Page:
Tighter crowd controls must be introduced at many music and sports events in the UK to safeguard spectator safety, the Institution of Occupational Safety and Health (IOSH) has warned.
Formal safety training for stewards, the retention of all-seater stadiums and better management of crowd flows are among measures urged by IOSH after its poll of sports and music fans revealed many had been hurt at an event or involved in a crowd surge.
Most big gigs or matches are well-organised with health and safety the number one priority, said IOSH, but there are still events being held across the UK every year which fall well below the necessary safety standards.
Nearly one in three people feared for their safety at a major sports or music event, according to the poll of 3,000 fans. Of those who felt unsafe, half blamed overcrowding, while many cited drug or alcohol misuse (18%), fighting (13%) and rowdiness of crowds (16%).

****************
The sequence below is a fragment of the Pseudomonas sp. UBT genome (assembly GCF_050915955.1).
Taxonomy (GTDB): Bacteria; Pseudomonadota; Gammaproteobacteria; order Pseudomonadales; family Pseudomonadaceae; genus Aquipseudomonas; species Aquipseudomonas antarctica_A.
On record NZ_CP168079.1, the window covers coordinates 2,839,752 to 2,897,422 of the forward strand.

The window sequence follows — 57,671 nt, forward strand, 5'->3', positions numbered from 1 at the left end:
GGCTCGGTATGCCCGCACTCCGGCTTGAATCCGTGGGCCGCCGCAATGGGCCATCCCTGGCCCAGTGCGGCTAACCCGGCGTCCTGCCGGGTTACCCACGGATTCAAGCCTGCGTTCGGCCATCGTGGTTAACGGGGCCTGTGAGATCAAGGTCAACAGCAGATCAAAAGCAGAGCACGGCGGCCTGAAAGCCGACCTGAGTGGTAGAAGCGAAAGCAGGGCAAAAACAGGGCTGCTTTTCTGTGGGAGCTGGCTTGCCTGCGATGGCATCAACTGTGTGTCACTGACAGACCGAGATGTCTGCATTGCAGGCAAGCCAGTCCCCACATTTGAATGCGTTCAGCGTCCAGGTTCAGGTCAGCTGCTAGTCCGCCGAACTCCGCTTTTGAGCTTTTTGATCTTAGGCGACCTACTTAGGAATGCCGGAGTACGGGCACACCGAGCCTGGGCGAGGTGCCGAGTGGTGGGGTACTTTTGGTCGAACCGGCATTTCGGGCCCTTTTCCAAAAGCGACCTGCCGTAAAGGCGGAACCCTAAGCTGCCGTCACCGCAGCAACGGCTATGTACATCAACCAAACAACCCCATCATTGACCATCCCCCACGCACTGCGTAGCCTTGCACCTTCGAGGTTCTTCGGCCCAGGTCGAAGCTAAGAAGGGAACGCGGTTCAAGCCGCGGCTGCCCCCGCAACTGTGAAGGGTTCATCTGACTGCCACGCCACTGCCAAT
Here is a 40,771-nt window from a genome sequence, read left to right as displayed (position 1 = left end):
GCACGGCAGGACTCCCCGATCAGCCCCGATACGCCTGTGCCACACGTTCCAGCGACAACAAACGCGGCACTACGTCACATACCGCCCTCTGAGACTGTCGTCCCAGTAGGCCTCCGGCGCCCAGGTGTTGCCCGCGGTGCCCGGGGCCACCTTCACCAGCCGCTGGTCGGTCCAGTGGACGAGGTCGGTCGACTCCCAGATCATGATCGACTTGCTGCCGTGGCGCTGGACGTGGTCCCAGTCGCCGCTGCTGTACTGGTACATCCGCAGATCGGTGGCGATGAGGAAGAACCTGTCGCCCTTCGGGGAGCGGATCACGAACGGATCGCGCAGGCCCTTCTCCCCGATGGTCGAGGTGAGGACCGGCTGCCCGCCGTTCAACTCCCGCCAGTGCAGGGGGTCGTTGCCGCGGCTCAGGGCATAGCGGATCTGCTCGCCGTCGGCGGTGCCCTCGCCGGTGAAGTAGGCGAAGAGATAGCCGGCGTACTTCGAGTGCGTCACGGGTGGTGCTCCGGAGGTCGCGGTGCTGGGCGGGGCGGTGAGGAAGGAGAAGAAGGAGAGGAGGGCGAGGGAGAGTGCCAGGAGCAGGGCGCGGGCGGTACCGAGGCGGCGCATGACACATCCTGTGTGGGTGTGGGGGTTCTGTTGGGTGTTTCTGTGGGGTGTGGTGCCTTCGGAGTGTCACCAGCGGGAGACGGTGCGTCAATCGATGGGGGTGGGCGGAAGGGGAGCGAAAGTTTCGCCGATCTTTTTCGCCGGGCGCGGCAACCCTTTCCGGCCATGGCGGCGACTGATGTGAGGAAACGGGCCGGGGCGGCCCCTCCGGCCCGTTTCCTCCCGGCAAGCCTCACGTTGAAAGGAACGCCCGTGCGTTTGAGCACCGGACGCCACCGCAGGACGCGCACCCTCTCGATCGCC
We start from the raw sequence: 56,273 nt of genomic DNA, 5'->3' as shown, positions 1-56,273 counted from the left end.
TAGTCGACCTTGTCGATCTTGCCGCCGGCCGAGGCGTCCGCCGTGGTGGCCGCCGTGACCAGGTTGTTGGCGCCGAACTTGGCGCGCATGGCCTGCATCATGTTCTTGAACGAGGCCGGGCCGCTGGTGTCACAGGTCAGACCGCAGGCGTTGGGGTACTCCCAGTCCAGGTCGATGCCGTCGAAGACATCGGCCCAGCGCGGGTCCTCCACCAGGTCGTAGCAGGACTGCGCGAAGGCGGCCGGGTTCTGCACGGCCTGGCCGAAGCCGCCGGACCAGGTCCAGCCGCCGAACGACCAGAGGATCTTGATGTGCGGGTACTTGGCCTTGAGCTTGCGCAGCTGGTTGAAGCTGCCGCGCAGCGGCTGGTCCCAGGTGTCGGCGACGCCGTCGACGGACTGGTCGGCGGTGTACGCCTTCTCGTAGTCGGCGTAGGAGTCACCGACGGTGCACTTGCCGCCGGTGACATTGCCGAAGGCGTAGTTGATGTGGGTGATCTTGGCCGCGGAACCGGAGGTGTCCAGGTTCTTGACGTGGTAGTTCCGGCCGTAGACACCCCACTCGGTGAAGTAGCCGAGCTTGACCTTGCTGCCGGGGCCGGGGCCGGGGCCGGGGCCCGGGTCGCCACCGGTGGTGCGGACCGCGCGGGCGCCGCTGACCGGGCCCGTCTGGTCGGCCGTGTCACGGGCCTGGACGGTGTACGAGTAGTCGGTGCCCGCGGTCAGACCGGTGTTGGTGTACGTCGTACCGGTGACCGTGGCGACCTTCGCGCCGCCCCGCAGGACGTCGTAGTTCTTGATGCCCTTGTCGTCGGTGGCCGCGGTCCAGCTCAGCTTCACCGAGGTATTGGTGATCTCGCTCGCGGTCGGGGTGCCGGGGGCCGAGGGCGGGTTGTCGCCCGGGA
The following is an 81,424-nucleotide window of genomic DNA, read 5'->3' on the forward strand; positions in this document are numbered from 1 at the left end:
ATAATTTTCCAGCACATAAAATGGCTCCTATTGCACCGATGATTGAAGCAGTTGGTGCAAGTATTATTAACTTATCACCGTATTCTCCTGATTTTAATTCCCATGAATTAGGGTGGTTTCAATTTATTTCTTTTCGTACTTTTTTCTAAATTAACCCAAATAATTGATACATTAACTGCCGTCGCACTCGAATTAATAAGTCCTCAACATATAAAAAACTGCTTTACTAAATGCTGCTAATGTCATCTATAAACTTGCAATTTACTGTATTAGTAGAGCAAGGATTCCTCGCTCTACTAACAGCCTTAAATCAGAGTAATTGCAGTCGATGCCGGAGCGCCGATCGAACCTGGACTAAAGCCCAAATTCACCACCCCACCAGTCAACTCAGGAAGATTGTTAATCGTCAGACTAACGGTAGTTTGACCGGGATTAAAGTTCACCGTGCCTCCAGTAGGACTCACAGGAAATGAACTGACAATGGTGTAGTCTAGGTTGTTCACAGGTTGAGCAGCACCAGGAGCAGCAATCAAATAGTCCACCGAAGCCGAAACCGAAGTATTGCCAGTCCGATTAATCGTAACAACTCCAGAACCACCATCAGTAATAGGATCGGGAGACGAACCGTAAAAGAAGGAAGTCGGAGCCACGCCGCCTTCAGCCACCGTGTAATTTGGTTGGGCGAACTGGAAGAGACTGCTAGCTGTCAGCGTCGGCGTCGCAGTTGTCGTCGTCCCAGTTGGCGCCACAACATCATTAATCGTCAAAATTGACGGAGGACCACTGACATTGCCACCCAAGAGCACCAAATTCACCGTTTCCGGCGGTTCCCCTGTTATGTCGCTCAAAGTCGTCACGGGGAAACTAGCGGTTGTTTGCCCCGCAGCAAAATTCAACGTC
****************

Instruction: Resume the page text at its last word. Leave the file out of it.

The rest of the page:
More than one in ten said they had been injured or hurt at an event, and a third had been caught up in a crowd surge – where people push forward en masse.
The Institution wants to see music event organisers provide competent on-site training for all stewards employed, and better management of crowds once inside a venue.
IOSH’s call to action comes in the wake of a number of disasters over the past decade in which people have been crushed to death in crowds. IOSH’s Sports Grounds and Events Group also reiterated its call to maintain all-seater stadiums in Premier League and Championship football stadia – a call backed by the Hillsborough Family Support Group.
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